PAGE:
Liberalism Theory

Liberalism has been the dominant ideological force shaping western political thought. Indeed, some portray liberalism as the ideology of the industrialized West and identify it with western civilization itself. Liberal ideas and theories had a considerable impact on the discipline of international relations as it took shape following WWI, although they drew on a much older tradition of so-called ‘idealist’ (see p. 62) theorizing which dates back, via Kant’s (see p. 16) belief in the possibility of ‘universal and perpetual peace’, to the Middle Ages and the ideas of early ‘just war’ thinkers such as Thomas Aquinas. Marginalized during the early post-1945 period due to the failure of the liberal inspired Versailles Settlement and the ascendancy of realist thought, liberal ideas nevertheless attracted growing attention from the 1970s onwards, often in the form of so-called neoliberalism. This largely stripped liberalism of its idealist trappings. The end of the Cold War (sometimes seen as the ‘liberal moment’ in world affairs), the growing impact of globalization and a new wave of democratization in the 1990s each gave liberal theory additional impetus.

Liberalism Theory is in part a reaction to realism, but also a response to a number of developments in the latter half of the 20th century that could not be explained by realism.

• The decline in conflict: The number of deaths in battle had fallen to less than 10,000 in 2006 compared with 600,000 in 1951. The nature of conflict also had changed, from predominantly inter-state conflict (war between states) to intra-state conflict, or civil war.

• The rise in democracy: By 2006, over half of all countries had become democracies – a significant development as democracies tend to be less aggressive than authoritarian regimes. According to democratic peace theory, no two democracies have ever been to war with each other. Since 2010 however there has been a reversal of democracy in Hungary, Burma, Russia and China. These countries are more authoritarian and nationalist. Problems with Democracy

• The growth in world trade: Worldwide exports were worth $629 million in 1960. By 2010, they were worth $30 trillion. This suggests that states are becoming increasingly interdependent, which is thought to reduce the potential for conflict between them. States will not risk conflict if it jeopardises the sale of exports and the supply of imported goods. However, the policies of Donald Trump saw a return to some protectionist policies which restricted free trade with China.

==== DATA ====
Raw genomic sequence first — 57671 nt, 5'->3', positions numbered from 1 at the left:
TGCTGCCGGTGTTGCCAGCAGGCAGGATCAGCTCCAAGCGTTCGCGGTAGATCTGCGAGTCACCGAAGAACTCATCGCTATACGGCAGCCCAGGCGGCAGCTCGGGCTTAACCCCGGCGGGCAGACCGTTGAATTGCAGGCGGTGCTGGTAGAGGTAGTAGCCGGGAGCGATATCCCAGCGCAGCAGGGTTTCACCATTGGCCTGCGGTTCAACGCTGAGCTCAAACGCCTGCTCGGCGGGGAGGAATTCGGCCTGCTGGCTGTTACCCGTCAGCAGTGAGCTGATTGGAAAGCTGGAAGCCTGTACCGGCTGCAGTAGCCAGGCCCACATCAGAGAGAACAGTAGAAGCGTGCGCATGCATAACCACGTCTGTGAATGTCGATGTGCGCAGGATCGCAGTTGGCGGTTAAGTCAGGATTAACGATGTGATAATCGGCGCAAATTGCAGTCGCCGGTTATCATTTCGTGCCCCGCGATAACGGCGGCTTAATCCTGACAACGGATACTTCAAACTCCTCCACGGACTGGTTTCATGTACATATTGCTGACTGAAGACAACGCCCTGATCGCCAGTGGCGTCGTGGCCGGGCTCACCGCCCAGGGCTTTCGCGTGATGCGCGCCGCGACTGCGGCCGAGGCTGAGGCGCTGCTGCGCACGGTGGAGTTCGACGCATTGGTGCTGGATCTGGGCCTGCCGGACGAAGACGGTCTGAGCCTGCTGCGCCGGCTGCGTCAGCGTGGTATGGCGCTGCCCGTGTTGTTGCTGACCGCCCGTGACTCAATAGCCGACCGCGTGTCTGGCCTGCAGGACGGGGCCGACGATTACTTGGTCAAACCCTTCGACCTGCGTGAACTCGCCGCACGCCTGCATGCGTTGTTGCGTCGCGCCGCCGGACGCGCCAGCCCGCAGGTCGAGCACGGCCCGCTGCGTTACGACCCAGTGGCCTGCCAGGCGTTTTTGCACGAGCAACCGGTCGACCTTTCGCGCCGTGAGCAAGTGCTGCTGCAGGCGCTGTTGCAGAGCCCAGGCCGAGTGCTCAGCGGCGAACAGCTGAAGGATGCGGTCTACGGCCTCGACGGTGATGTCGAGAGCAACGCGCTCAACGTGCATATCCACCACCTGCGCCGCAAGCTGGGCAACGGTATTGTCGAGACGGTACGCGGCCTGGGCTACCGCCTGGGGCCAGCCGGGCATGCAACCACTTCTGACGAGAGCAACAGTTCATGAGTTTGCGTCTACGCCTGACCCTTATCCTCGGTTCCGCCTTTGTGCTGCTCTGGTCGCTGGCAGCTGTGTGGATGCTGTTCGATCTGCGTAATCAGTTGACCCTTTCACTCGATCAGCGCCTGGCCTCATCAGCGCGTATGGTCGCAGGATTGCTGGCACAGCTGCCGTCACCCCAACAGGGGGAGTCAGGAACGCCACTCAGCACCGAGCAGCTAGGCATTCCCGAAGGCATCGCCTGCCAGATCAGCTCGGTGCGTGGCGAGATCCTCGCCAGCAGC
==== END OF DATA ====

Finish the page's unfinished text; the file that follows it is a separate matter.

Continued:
Liberalism is governed principally by the belief that states can, and should, work together, and that international agreements, laws and institutions are both helpful and possible. The liberal viewpoint includes the following:

■ Nation States are increasingly linked by many organisations, from trade like the WTO or militarily like NATO or diplomatic like the UN. They can help states become aware of different viewpoints and policy choices, adding to a richness of ideas and debate. The USA and China may be military competitors but have a shared interest in climate change.

■ International law is desirable. Most nation states see considerable advantage in having in clearly agreed international rules. These can help to hold states accountable for their actions and ensure that all states conform to basic standards. For example, the Universal Declaration of Human Rights (UDHR) sets out basic principles of human rights that all states should respect.

■ A state’s primary aim should not merely be to become more powerful, particularly not at the expense of other states. Liberals reject the idea of a zero- sum game, where global politics is a question of one state winning and another losing.

■ On the contrary, there is mutual benefit in states cooperating and working together on matters such as security, trade and development. IGOs, such as the EU and the UN, offer clear rules and forums for achieving this

■ Democracy plays a key role in keeping states safe and peaceful. Democratic states are less likely to fight each other.

■ International trade binds states together in common interests, making them more dependent on each other and reducing the likelihood of conflict.

Liberalism, complex interdependence and globalisation

This is the idea that states and their fortunes are inextricably linked. Globalisation is seen as a key factor in increasing states’ links to and dependence on each other.

Globalisation can be thought of as increased links between and dependence on states and all other non-state actors in global politics. It has primarily occurred due to improved communications links and technology. Liberals are convinced that globalisation is a reality that needs to be managed through increased cooperation. They believe that greater interconnectedness and cooperation is the direction of travel for global politics.

■ Economic: much-improved communication and transportation have increased trade between states. There is greater economic interconnectedness because more states are trading with each other as it becomes easier to do so. International economic organisations, such as the WTO, have played their part in this expansion of new trade agreements. Developed economies have invested heavily in many developing economies.

■ Political: political decision making has become increasingly globalised, through the increase in international and regional governmental organisations. The increasing number of political challenges that require a collective response has also increased, including climate change, organised crime, health pandemics (such as the 2015 Ebola crisis) and global terrorism. The number of international and regional political institutions managing shared interests has increased, as has their membership.